Defining the phenotype of neutrophils following reverse migration in zebrafish

J Leukoc Biol. 2015 Dec;98(6):975-81. doi: 10.1189/jlb.3MA0315-105R. Epub 2015 Jun 12.


Stimulation of neutrophil reverse migration presents an attractive, alternative therapeutic pathway to driving inflammation resolution. However, little is known about whether the activity of wound-experienced neutrophils is altered and whether encouraging dispersal of such neutrophils back into the body may have undesirable consequences. This study used a zebrafish tail transection inflammation model, in combination with a photoconvertible neutrophil transgenic line, to allow internally controlled, simultaneous comparison of reverse-migrated neutrophils with naïve neutrophils in the presence and absence of secondary insult. Detailed microscopy revealed that reverse-migrated neutrophils exhibited an activated morphology but responded normally to secondary insult and are able to mount an effective antimicrobial response to Staphylococcus aureus. These results support a model in which reverse-migrated neutrophils exhibit no long-term behavioral alterations and encourage the notion of enhanced reverse migration as a viable target for pharmaceutical manipulation.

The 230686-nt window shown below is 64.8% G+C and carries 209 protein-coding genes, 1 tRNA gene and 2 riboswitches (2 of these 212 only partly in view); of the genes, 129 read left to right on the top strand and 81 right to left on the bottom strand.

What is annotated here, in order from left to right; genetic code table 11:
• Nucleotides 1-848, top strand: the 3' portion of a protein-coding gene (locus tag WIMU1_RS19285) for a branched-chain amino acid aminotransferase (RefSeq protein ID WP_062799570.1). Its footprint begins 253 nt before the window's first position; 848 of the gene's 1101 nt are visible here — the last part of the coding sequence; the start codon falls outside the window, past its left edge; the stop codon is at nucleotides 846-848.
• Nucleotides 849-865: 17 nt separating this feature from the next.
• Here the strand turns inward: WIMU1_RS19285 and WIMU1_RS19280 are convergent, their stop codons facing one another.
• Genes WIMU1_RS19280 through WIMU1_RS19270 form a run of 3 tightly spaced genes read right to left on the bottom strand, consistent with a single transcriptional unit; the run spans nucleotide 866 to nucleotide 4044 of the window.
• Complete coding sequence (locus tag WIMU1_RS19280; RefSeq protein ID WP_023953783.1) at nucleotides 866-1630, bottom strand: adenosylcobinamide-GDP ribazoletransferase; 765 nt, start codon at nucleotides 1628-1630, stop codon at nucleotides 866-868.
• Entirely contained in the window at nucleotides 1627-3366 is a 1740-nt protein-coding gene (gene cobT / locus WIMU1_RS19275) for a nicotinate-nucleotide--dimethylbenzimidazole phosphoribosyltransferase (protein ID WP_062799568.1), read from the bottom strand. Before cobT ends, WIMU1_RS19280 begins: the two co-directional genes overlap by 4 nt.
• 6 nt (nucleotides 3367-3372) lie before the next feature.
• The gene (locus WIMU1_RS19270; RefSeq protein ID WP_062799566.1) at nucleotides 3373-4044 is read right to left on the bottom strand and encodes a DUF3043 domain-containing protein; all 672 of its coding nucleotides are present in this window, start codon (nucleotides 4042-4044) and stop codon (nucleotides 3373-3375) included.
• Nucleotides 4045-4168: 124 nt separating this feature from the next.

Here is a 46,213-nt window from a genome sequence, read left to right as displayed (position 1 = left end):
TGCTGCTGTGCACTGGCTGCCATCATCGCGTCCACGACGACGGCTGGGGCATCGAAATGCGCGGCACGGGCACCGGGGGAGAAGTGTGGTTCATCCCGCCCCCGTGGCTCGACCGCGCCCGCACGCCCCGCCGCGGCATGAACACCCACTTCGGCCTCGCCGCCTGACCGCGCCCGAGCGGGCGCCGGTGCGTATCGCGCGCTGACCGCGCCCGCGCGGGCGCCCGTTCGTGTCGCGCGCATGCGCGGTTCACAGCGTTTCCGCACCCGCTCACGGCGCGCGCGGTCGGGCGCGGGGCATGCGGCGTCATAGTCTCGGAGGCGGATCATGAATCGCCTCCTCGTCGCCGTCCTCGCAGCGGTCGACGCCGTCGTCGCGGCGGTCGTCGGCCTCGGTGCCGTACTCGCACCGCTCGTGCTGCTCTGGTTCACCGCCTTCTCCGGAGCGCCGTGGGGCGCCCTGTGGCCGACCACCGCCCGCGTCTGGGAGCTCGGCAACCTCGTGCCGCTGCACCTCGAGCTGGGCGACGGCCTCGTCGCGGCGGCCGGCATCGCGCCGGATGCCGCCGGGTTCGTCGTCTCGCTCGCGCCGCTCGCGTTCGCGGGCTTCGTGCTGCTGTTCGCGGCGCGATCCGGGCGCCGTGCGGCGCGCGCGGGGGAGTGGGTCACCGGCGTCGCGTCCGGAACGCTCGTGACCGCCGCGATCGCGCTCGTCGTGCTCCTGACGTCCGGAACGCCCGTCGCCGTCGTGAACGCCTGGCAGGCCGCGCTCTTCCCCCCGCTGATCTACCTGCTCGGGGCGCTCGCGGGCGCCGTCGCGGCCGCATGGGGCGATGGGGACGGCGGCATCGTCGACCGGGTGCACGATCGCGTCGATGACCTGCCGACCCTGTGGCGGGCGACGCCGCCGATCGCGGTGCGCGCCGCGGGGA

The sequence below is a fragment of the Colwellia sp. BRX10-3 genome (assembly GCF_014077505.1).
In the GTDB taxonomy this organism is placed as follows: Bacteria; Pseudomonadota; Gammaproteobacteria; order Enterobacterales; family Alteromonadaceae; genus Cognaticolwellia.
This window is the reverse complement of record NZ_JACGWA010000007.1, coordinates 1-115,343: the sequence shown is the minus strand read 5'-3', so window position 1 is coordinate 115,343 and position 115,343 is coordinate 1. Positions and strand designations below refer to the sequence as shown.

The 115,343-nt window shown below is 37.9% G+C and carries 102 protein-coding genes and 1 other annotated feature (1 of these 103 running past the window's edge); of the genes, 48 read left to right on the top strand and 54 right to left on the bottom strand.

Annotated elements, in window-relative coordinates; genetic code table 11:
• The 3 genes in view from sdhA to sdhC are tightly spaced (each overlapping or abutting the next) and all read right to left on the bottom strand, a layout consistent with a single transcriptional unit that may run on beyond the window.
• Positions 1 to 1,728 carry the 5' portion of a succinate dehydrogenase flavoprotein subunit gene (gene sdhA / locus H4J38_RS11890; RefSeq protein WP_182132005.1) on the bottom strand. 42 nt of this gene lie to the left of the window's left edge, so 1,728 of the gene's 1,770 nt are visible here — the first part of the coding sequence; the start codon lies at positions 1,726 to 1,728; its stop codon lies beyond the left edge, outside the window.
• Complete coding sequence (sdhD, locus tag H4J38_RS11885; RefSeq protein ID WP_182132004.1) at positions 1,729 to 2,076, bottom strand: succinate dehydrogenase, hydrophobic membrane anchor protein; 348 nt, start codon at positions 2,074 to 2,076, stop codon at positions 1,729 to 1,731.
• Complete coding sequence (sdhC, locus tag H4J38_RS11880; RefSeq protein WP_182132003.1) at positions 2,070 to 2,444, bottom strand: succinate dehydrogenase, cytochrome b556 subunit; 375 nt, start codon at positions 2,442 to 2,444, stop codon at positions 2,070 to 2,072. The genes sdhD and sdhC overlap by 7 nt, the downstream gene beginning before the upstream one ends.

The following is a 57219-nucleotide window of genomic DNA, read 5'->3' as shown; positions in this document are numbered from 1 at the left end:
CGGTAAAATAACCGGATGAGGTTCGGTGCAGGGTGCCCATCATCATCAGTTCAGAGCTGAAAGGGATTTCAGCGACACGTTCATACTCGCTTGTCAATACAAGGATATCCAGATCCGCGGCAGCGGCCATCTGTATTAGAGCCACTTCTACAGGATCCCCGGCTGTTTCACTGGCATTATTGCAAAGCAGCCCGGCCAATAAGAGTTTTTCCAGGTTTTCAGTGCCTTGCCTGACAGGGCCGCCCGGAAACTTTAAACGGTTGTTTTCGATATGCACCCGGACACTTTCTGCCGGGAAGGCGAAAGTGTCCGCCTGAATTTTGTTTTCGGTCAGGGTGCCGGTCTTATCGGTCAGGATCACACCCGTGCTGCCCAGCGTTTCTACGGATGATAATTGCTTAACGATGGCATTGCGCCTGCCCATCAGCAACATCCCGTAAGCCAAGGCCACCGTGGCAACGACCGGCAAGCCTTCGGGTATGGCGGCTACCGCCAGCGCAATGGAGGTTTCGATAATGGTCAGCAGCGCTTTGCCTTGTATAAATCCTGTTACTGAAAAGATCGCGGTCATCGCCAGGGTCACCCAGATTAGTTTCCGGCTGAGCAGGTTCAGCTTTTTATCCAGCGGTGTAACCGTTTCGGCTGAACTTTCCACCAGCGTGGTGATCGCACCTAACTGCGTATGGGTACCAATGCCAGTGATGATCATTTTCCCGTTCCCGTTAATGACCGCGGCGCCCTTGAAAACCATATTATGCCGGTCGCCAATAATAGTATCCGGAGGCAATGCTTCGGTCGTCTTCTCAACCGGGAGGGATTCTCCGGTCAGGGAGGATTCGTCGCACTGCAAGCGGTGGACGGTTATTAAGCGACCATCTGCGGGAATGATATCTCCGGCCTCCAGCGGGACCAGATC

Keywords: chemotaxis; granulocytes; infection; inflammation; phagocytosis.

Publication types

  • Research Support, Non-U.S. Gov't

MeSH terms

  • Animals
  • Animals, Genetically Modified / genetics
  • Animals, Genetically Modified / immunology
  • Cell Movement / genetics
  • Cell Movement / immunology*
  • Inflammation / genetics
  • Inflammation / immunology
  • Neutrophils / immunology*
  • Staphylococcus aureus / immunology
  • Zebrafish / genetics
  • Zebrafish / immunology*